Often, special function keys (e.g. for controlling volume, brightness, sleep etc.) will not be automatically configured in many Linux distros. Luckily, in most cases it is easy to manually set this up. As with most other settings, Openbox allows custom key bindings to be added via entries in ~/.config/openbox/rc.xml. This way, functionality can be assigned to Fn keys not recognized out-of-the-box.
This is especially easy for standard functions (like volume-up and down, mute, sleep, brightness-up and down etc.) as these already have special key-codes assigned to them. For example, brightness-up button will be detected as XF86MonBrightnessUp allowing functionality to be directly bound to this code.
Discovering the key code to use
The best way to discover what happens when a key is pressed is using xev. Fire it from the terminal, and it will give you a window that captures events and logs them to the console. There, you'll be able to see the code for each button or button combination you press. Later on, you can use these codes to bind commands to them.
Configure keys using a graphical interface
Instead of editing Openbox's rc.xml manually, you can use obkey (Openbox Key Editor), which can automate the procedure of capturing the key codes for you and binding commands to them. See below for example commands you can bind to keys.
List of common function keys and example configurations
Increase/decrease brightnessBrightness can be controlled using xbacklight, so assigning the following bindings will make the brightness function keys work:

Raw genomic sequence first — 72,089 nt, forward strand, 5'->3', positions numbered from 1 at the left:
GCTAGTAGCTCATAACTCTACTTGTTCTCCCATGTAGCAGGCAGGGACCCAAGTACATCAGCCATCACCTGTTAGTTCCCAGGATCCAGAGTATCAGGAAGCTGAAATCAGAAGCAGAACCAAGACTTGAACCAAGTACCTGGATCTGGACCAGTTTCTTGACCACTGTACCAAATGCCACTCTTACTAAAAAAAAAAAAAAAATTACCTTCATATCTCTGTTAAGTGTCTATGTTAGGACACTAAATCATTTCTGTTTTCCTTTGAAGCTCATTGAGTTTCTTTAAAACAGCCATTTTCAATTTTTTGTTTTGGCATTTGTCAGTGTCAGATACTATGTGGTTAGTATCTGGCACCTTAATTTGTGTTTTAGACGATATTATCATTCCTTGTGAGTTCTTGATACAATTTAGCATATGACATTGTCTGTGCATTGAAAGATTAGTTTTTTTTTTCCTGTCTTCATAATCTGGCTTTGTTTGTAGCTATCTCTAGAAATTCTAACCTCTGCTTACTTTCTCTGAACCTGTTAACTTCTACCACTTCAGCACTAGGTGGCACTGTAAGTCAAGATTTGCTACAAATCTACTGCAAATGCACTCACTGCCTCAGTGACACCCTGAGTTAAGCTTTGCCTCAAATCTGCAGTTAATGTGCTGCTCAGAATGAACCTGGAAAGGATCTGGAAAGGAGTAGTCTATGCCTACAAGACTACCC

<keybind key="XF86MonBrightnessUp"> <action name="Execute"> <command>xbacklight -inc 40</command> </action> </keybind> <keybind key="XF86MonBrightnessDown"> <action name="Execute"> <command>xbacklight -dec 40</command> </action> </keybind>
Sleep and HibernateAssuming a SystemD setup, systemctl can be used to suspend the system to RAM (a.k.a. sleep), to disk (a.k.a hibernate) or both (a.k.a. hybrid sleep). Add the following to make the sleep function key work:
<keybind key="XF86Sleep"> <action name="Execute"> <command>systemctl suspend</command> </action> </keybind>If you have additional keys (apart from sleep), you can try the following binding (make sure hibernation is properly configured and working on your system, and your user has the permissions to use it first):
<keybind key="XF86Standby"> <action name="Execute"> <command>systemctl hibernate</command> <!-- "systemctl hybrid-sleep" could be used instead --> </action> </keybind>
SearchMany keyboards have a dedicated search key. To bind a command appropriate for your system (exemplified using SpaceFM) use the following:
<keybind key="XF86Search"> <action name="Execute"> <command>spacefm --find-files %F</command> </action> </keybind>
Screen lockBind any screen-locking (screensaver) utility, like slock or gnome-screensaver-command, as exemplified below to make the lock-screen button work:
<keybind key="XF86ScreenSaver"> <action name="Execute"> <command>slock</command> <!-- Replace with "gnome-screensaver-command -l" or "xscreensaver-command -lock" if you wish --> </action> </keybind>
Volume up/down/muteThere's a few options for dealing with volume keys.